Christians should be leading the battle against the power of the state. Faith in God and providence should have made them impervious to the state's promises of cradle to grave security. The Bible repeatedly warns of the dangers of political powers (beasts) that will arise and oppose the purposes of God. The early Christians heeded these warnings and struggled against the "powers that be," whenever they exceeded their authority. In contrast, modern Christians are strangely acquiescent in the face of massive state power. They are often the best Cheerleaders for this Emerging Beast.

Whereas Jesus and the early disciples followed the example of the OT prophets and were willing to challenge illegitimate state power, the modern church is producing Christians who are trained in compliance. Most new Christians have handed authority over much of their lives to church leaders who tell them what to believe and what to do. They have been taught to blindly submit to that hierarchical authority that controls much of the modern church. Compliant "Yes men" are not well placed to lead the battle against state power.

Happy in the Hierarchy

Hierarchical structures have been the norm in the church for most of its history, but it did not start that way. Jesus did not set up a hierarchy for the church before he left. In fact, he objected strenuously to any form of hierarchy (Mark 10:35-38). Following his example, the early church was structured like a family. The elders led their people in the same way as fathers care for their children. Only when the church became successful and respectable did it move away from this family model towards hierarchical government.

Hierarchy was useful in traditional societies for providing order and control, even if it tended to stifle creativity and spontaneity. However, this level of control is no longer acceptable in the modern world and the people everywhere are shaking off the bonds of hierarchy. Networks are replacing hierarchies throughout society.

The business world is rapidly transitioning from hierarchy to networks, as modern information technologies reduce the costs of communication. Decision-making is being decentralised and the development of business networks has increased the efficiency of many business processes.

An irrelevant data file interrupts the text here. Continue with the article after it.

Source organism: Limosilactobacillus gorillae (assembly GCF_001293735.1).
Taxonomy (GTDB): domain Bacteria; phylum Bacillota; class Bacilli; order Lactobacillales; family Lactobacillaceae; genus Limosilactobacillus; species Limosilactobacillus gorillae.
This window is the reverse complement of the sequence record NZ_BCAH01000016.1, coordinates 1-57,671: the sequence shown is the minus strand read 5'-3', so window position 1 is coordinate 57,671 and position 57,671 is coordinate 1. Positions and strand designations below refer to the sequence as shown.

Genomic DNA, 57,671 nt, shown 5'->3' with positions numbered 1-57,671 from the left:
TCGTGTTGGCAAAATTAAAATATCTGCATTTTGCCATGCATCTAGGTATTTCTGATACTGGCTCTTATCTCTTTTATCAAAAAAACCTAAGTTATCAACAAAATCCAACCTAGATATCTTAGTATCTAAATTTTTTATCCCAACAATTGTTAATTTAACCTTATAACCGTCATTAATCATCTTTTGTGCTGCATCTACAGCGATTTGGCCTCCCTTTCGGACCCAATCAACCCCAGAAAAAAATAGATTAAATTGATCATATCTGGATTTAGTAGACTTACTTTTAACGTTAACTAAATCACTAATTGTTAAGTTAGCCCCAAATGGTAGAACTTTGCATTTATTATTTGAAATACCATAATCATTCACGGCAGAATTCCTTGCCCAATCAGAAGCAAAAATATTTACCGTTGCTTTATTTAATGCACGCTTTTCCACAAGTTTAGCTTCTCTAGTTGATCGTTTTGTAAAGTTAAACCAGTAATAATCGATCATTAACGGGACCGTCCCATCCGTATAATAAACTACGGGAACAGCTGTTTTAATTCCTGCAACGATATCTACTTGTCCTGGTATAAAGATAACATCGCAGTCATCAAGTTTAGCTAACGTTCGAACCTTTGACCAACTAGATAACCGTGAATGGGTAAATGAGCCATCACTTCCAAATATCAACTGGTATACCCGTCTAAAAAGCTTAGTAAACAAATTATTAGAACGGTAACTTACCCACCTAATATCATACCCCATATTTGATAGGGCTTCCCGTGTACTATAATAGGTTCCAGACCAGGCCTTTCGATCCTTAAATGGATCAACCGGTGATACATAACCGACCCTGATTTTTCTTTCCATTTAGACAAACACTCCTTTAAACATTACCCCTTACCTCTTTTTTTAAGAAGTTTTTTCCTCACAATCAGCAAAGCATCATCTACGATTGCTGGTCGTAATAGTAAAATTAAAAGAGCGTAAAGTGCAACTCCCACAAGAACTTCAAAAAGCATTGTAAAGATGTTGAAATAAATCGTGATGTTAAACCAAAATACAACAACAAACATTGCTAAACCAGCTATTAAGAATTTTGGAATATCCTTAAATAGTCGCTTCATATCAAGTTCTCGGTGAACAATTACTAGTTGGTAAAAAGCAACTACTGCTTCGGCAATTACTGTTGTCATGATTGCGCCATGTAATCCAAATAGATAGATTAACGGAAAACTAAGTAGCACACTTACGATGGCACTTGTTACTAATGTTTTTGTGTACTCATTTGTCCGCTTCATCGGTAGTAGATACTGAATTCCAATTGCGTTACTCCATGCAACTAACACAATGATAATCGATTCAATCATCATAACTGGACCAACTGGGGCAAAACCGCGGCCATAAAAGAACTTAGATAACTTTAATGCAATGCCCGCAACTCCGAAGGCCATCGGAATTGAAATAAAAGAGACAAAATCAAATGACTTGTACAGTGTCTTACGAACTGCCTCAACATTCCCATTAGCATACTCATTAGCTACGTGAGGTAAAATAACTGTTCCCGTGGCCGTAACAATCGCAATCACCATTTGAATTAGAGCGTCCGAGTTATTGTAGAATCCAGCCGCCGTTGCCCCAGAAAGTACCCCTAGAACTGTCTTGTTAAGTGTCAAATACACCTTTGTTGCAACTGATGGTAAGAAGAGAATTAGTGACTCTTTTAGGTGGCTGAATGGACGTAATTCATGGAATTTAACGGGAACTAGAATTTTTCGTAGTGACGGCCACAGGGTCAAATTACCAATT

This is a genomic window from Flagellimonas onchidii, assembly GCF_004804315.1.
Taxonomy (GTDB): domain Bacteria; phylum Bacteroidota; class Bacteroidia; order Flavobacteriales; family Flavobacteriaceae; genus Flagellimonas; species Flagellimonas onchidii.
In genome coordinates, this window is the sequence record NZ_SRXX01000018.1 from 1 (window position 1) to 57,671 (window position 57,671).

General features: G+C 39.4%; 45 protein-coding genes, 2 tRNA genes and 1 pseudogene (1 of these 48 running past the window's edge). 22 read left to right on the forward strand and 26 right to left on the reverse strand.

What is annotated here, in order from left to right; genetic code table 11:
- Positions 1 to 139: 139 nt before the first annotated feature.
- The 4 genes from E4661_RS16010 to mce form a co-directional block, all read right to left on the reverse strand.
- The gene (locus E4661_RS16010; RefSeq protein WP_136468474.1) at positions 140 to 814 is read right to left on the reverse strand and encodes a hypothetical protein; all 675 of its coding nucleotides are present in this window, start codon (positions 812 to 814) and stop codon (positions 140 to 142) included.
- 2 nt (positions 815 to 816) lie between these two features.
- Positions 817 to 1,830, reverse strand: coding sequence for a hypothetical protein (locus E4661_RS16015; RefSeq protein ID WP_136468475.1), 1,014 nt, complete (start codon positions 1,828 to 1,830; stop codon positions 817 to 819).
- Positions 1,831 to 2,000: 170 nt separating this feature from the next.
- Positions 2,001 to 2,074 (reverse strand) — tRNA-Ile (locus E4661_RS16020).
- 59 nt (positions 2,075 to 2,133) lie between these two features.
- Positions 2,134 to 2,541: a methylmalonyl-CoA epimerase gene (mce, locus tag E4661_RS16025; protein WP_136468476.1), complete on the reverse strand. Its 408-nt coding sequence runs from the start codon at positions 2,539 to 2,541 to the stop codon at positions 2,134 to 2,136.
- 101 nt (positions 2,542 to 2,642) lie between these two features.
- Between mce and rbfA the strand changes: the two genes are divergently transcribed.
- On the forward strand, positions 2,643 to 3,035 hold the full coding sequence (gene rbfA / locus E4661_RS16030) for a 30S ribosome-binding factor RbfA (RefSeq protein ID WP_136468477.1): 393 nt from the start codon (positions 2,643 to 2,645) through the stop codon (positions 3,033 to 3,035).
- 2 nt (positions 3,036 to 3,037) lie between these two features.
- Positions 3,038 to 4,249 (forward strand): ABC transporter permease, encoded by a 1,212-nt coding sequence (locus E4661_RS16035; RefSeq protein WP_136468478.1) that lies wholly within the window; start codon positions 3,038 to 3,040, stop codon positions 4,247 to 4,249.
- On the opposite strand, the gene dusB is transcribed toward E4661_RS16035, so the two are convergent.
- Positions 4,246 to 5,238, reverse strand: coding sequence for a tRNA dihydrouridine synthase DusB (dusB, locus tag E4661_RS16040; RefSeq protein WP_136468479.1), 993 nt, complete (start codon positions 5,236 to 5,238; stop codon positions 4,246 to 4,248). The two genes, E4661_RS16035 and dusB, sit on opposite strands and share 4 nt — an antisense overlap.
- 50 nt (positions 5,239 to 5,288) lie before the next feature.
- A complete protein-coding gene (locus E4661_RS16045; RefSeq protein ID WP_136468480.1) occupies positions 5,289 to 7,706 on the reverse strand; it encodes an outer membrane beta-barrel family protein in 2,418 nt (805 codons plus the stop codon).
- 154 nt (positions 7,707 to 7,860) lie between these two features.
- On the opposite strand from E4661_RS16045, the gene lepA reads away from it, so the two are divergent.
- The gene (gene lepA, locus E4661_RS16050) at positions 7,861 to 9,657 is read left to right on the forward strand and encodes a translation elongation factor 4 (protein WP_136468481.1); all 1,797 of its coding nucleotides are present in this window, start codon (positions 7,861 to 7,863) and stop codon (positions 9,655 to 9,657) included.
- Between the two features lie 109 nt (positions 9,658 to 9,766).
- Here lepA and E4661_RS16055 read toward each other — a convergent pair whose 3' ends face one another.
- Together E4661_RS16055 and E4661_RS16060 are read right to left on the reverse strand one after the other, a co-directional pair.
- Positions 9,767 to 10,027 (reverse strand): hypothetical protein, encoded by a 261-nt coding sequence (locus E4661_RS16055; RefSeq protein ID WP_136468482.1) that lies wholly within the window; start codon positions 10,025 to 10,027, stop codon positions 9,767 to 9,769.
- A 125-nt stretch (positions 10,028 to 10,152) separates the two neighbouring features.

Despite this trend, the church has continued its dependence on hierarchy and control. It has clung to hierarchy, even as it is being rejected by the rest of society (except for civil government and the army).

God Does Not Need Hierarchy

Hierarchy has now been around for so long that Christians just take it for granted, but it has no basis in the scriptures. The Bible is the legislation of the church, so there is no need for a legislative body. The Holy Spirit is the administrator, so there is no need for administrative bodies. Where the Holy Spirit is free to work, a church hierarchy should be unnecessary.

Large human organisations need a hierarchy of authority to transmit information and to direct actions. Messages and instructions pass down through the hierarchy to the people on the bottom. Reports go back up in the same way. Hierarchy also allows decisions to be made at the appropriate level. The person at the top sets the general policies and rules, but delegates simple decisions down the hierarchy to an appropriate level of responsibility. Difficult or important decisions are delegated back up to the top.

God is not constrained in this way. He is omniscient, so he knows everything that is happening, everywhere in the universe, all the time. He is not dependent on reports up a hierarchy. God is also omnipotent, so he has the ability to decide what should be happening in every situation in the universe at the moment it occurs. He can speak to any person in the universe, whenever he chooses, so he does not need to work through intermediaries. Therefore God has no need for hierarchy.

God knows what is happening to every Christian all the time, so he does not need anyone to report to him. The Holy Spirit lives in every Christian, so God can communicate his will directly to anyone as he chooses. An infinite God can communicate his will directly to his people, so he does not need hierarchy to accomplish his purposes (Being Church Where We Live, pp 46,47).

Before the church can lead the battle against Leviathan, it will have to escape from the clutches of hierarchy. We need a networked church that gives God's people true liberty to serve him. We need a new leadership model that will liberate God's people for battle, while watching over them to protect them from evil attack.

A Church that treasures liberty under God and encourages faith will be the best antidote against rampant state power. Christians will only be ready to lead the battle against tyranny when they stop being at home in hierarchy.

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